As a graduate student at Harvard University, sociologist Kevin Lewis began working with a data set that tracked something that scientists had never really been able to systematically study: the earliest stages of courtship. By studying interactions in online dating, he could probe human flirtation in its natural environment in unprecedented detail. Who initiates the interaction? Who reciprocates? What happens next?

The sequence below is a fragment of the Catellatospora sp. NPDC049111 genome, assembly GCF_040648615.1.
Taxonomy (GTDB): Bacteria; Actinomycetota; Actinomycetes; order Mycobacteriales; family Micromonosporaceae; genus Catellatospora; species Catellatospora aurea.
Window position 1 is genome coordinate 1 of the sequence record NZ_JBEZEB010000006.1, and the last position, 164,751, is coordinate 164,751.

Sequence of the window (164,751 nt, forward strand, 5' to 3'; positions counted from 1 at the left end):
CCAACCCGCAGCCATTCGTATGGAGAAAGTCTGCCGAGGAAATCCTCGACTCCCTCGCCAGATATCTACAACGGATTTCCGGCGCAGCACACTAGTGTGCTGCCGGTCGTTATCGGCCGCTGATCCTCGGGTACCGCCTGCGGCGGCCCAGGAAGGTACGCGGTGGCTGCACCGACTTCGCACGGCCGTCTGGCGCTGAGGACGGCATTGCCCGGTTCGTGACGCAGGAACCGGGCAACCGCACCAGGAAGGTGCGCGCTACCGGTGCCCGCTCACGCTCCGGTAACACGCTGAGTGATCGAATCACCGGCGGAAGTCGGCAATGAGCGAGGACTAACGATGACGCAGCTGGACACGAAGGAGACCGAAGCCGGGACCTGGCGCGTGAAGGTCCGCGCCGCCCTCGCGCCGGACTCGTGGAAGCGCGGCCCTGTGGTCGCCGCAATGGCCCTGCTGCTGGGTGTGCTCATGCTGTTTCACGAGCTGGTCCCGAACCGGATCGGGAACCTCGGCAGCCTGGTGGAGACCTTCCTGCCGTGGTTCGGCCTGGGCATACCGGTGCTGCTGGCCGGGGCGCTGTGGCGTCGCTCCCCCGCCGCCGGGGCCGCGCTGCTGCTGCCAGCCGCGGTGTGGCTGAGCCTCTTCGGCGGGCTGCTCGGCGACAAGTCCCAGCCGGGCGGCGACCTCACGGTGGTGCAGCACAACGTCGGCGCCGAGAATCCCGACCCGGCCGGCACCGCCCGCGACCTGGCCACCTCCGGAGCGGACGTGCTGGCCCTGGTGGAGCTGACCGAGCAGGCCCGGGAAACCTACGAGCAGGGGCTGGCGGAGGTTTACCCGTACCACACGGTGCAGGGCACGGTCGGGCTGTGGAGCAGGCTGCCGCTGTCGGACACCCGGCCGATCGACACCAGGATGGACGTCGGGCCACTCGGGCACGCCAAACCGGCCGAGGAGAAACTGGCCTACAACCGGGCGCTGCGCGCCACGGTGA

“This is just something people haven’t been able to do before because our data is on marriages or boyfriends and girlfriends. You have a couple, but you don’t see the back and forth that led to them being a couple,” said Lewis, now an assistant professor of sociology at the University of California, San Diego. “It’s like hanging out at a big nationwide bar and watching who walks up to who and asks to buy them a drink and who gets rebuffed.”